Re­mak­ing ‘Baby, It’s Cold Out­side’? Sexy move

Baltimore Sun Sunday - - FAMILY -

It was fun while it lasted, but the “Baby, It’s Cold Out­side” de­bate is of­fi­cially over.

A few weeks back, we learned that singer John Le­gend rewrote Frank Loesser’s lit­tle ditty for his 2020 hol­i­day al­bum.

Last week, Peo­ple magazine crowned Le­gend the Sex­i­est Man Alive.

Ergo, tweak­ing “Baby,

It’s Cold Out­side” to play up mu­tual con­sent is not snowflaky. It’s sexy.

I don’t make the rules. I just re­port them.

“In­tro­duc­ing … the EGOTSMA,” Peo­ple magazine an­nounced breath­lessly. (At least I pic­ture them an­nounc­ing it breath­lessly.) (EGOT is a per­son who has won an Emmy, Grammy, Os­car and Tony. EGOTSMA is all those things plus Sex­i­est Man Alive.)

“Un­abashedly in love with his wife Chrissy Teigen and a dot­ing fa­ther to their kids, 3½-year-old daugh­ter Luna and 18month-old son Miles,” the ar­ti­cle con­tin­ues, “Le­gend has be­come one of Hol­ly­wood’s big­gest stars while re­main­ing as down-toearth as ever.”

Later, the ar­ti­cle men­tions his “but­tery voice and un­par­al­leled mu­si­cal skills,” as well as his trep­i­da­tion about step­ping into the Sex­i­est Man Alive shoes. “Ev­ery­one’s go­ing to be pick­ing me apart to see if I’m sexy enough to hold this ti­tle,” Le­gend told Peo­ple. “I’m also fol­low­ing Idris Elba, which is not fair and is not nice to me!”

(Hu­mil­ity! So sexy!) (Also, good point! Idris Elba is im­pos­si­bly hard to live up to, sexy-wise!)

Any­way, back to “Baby,

It’s Cold Out­side.”

No one is sad­der to see this de­bate end than I am. It had be­come a hol­i­day tra­di­tion, like zoo lights or din­ner at the Wal­nut Room next to the gi­ant tree: Ra­dio sta­tions fire up “Baby, It’s Cold Out­side.” Some­one writes a new ver­sion or com­plains about a new ver­sion or de­cides to play the orig­i­nal ver­sion on an in-your-face-snowflake end­less loop. I write about it. Read­ers in­vite me to “take your over­ac­tive sense of griev­ance, turn it side­ways and shove it where the sun don’t shine!”

But all good things must come to an end, and I’m cer­tain we’ll find some­thing else to ar­gue about now that this par­tic­u­lar im­broglio has been set­tled.

What’s that? Re­visit my stance on the song one last time for good mea­sure? Oh, fine.

The 1944 ver­sion, sung as a back-and-forth be­tween Loesser and his wife, Lynn, leaves me ut­terly luke­warm. Nei­ther in­censed nor charmed.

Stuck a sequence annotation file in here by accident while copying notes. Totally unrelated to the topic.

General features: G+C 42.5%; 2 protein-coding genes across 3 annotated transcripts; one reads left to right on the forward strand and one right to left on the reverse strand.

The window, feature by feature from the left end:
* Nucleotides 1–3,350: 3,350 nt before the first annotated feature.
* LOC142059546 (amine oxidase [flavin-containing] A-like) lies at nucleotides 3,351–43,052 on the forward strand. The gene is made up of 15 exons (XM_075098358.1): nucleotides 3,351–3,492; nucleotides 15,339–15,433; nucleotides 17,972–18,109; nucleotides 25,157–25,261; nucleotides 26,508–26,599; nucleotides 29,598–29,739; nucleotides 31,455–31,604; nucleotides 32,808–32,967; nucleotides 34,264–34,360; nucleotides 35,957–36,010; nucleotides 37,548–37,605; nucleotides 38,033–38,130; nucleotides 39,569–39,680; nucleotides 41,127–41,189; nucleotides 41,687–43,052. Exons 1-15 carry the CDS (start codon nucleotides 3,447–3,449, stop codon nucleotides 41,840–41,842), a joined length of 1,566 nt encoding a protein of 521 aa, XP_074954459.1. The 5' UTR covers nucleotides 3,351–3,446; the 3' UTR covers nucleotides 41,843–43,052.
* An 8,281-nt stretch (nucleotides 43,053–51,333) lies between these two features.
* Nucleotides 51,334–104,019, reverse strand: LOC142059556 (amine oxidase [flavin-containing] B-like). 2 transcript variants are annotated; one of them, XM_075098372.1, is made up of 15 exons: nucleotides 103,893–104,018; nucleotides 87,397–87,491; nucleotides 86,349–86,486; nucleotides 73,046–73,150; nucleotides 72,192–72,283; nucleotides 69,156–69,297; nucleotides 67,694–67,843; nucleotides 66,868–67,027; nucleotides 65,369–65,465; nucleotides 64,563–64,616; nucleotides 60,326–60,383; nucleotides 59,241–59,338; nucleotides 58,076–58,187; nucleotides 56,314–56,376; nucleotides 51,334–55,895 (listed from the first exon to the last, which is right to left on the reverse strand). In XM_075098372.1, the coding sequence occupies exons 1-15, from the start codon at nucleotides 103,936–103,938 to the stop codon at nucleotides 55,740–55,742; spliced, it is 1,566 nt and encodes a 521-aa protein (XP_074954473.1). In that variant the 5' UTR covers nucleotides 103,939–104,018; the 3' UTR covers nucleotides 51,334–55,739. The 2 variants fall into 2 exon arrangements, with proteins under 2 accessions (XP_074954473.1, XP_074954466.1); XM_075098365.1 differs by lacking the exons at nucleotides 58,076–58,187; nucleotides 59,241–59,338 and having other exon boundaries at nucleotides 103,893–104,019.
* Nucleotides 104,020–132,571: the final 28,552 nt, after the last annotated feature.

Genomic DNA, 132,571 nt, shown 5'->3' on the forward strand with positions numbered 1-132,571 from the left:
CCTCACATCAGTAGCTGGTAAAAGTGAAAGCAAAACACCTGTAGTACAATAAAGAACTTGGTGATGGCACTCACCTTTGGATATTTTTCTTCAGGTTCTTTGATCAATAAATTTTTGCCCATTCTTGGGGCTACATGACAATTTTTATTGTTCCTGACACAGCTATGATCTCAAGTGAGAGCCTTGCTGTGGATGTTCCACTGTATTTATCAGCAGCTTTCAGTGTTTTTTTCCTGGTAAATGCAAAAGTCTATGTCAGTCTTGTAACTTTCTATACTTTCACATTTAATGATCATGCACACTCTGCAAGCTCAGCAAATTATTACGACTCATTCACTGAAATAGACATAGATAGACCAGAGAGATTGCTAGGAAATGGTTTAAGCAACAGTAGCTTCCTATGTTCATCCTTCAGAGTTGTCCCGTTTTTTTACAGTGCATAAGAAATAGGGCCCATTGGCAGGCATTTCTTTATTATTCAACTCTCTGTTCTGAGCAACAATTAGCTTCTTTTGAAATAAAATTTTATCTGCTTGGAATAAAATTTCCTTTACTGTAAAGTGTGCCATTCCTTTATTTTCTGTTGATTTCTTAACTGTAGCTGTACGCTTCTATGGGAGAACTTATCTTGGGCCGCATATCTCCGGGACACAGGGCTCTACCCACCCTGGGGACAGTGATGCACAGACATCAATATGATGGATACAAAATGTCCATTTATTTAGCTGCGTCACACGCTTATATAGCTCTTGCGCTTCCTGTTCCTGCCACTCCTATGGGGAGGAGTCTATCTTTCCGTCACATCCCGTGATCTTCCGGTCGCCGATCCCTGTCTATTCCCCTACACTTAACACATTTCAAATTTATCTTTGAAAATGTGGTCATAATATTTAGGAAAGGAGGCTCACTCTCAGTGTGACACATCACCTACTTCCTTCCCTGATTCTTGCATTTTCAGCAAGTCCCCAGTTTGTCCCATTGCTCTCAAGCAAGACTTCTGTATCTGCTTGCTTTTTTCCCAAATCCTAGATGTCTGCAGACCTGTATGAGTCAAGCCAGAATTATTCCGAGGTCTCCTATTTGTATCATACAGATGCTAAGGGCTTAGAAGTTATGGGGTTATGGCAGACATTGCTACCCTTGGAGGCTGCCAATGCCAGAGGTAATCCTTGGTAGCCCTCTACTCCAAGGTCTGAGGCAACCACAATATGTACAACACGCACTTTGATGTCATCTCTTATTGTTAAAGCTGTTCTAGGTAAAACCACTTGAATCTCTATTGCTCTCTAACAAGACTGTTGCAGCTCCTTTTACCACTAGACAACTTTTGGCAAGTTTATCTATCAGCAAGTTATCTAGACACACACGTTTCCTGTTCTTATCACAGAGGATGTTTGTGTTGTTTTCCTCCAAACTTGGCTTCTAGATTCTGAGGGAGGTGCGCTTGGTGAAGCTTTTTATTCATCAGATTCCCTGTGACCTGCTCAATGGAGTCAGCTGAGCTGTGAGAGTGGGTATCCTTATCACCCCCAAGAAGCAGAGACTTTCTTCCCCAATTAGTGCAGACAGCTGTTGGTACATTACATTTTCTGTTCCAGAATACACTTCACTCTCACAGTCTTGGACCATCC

I hear it as a win­try relic from a time when women had to pre­tend they weren’t into sex, even if they were, and men were so­cial­ized to press ahead with their flir­ta­tion/co­er­cion, just in case her no meant, “I want to, but I shouldn’t.” (Shouldn’t have sex. Shouldn’t want sex. Shouldn’t dis­ap­point my mother, my fa­ther, my brother who will be there at the door.)

I hear the up­dated ver­sions, in­clud­ing the one Le­gend just recorded with Kelly Clark­son, as harm­less at­tempts to cre­ate a dif­fer­ent sort of win­try scene, one in which we take women at their word: If she says tonight’s not the night, then tonight’s not the night. Be­cause if tonight were the night, she’d feel free to say as much.

I don’t un­der­stand the hos­til­ity to the new ver­sions, nor the rigid pro­tec­tion of the orig­i­nal. I don’t un­der­stand what ideals and val­ues are en­dan­gered when a woman and man agree equally to sex. I think en­thu­si­as­tic con­sent is bet­ter for ev­ery­one.

The Le­gend/Clark­son ver­sion goes like this:

“I re­ally can’t stay

I’ve got to go away

This evening has been

So very nice

My mom will start to worry

My daddy will be pac­ing the floor

So, re­ally, I’d bet­ter scurry

But maybe just a half a drink more

What will my friends think?

If I have one more drink?

And so on. Cute. Play­ful. Con­sen­sual. Sexy.

Case closed. Game over. On­ward.

Join the Heidi Stevens Bal­anc­ing Act Face­book group, where she con­tin­ues the con­ver­sa­tion around her col­umns and hosts oc­ca­sional live chats.


Emmy, Grammy, Os­car and Tony win­ner John Le­gend was named Sex­i­est Man Alive by Peo­ple magazine, tak­ing last year’s crown from Idris Elba.

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